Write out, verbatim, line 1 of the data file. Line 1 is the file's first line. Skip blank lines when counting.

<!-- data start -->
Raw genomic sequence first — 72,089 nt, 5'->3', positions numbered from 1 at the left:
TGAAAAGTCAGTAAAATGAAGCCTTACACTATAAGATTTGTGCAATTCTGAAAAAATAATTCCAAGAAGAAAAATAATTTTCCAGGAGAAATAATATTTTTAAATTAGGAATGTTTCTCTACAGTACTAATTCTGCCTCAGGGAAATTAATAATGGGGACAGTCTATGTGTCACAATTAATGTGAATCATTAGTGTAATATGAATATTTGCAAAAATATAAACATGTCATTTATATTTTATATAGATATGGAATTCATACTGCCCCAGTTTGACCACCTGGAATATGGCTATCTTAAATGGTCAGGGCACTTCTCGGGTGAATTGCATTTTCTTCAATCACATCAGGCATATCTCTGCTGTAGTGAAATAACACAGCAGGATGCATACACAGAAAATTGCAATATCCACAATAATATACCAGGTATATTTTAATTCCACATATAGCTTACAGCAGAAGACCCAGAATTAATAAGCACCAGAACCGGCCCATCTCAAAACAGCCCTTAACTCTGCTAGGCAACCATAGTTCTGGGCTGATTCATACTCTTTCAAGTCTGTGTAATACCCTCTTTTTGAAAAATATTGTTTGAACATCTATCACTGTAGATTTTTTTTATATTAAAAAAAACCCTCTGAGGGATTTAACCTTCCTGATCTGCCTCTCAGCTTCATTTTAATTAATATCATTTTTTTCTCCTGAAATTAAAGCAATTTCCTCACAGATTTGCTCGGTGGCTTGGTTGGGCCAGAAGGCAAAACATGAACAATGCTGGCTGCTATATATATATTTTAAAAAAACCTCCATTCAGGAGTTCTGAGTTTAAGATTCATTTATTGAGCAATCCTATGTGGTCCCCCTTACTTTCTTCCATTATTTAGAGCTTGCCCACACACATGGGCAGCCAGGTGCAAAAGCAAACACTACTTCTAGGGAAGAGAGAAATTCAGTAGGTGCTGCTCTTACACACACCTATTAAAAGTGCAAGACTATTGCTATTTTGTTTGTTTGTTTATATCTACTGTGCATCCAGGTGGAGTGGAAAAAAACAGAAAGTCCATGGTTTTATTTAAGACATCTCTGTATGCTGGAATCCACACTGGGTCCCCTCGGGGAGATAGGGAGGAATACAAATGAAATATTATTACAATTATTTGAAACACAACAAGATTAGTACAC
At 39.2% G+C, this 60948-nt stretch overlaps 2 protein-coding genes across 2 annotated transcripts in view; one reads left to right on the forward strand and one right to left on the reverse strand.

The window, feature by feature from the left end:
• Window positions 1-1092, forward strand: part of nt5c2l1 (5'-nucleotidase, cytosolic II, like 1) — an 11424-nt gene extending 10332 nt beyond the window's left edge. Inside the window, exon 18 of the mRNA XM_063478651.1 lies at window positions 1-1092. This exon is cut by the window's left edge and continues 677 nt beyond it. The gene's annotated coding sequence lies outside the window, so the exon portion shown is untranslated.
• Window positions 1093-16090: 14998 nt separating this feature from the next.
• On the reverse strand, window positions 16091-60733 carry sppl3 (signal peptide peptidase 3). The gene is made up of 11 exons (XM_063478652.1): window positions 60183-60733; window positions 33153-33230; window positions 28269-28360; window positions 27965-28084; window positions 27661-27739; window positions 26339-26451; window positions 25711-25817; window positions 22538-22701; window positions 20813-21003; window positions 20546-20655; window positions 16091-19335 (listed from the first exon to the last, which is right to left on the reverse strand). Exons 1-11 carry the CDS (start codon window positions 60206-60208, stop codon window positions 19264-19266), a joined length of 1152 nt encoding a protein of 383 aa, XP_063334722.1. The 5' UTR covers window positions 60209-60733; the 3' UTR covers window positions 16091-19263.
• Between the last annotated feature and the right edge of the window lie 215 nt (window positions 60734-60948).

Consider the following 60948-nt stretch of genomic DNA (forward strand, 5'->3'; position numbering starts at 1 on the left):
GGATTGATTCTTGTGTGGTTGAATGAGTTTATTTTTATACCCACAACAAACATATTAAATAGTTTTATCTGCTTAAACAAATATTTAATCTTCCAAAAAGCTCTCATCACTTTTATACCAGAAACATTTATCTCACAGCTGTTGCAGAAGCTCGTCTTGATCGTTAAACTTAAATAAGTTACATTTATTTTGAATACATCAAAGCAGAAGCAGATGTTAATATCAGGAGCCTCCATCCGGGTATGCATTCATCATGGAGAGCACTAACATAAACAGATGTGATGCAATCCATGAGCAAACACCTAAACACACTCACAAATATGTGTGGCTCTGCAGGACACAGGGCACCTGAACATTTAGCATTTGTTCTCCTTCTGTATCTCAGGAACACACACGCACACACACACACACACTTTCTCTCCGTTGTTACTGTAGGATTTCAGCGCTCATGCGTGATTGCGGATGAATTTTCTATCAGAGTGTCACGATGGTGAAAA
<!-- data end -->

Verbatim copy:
Raw genomic sequence first — 72,089 nt, 5'->3', positions numbered from 1 at the left: